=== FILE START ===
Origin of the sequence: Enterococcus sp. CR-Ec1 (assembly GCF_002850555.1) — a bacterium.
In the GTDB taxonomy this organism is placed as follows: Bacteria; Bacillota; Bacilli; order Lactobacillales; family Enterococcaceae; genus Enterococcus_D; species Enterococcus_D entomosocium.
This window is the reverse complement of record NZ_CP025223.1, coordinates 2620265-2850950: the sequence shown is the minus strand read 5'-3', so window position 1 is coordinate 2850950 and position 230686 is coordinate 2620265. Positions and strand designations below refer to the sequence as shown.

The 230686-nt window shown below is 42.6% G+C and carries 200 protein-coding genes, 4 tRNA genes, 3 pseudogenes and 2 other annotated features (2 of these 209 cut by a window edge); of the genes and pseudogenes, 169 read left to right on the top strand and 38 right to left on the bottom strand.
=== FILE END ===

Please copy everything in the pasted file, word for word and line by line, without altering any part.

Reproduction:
Origin of the sequence: Enterococcus sp. CR-Ec1 (assembly GCF_002850555.1) — a bacterium.
In the GTDB taxonomy this organism is placed as follows: Bacteria; Bacillota; Bacilli; order Lactobacillales; family Enterococcaceae; genus Enterococcus_D; species Enterococcus_D entomosocium.
This window is the reverse complement of record NZ_CP025223.1, coordinates 2620265-2850950: the sequence shown is the minus strand read 5'-3', so window position 1 is coordinate 2850950 and position 230686 is coordinate 2620265. Positions and strand designations below refer to the sequence as shown.

The 230686-nt window shown below is 42.6% G+C and carries 200 protein-coding genes, 4 tRNA genes, 3 pseudogenes and 2 other annotated features (2 of these 209 cut by a window edge); of the genes and pseudogenes, 169 read left to right on the top strand and 38 right to left on the bottom strand.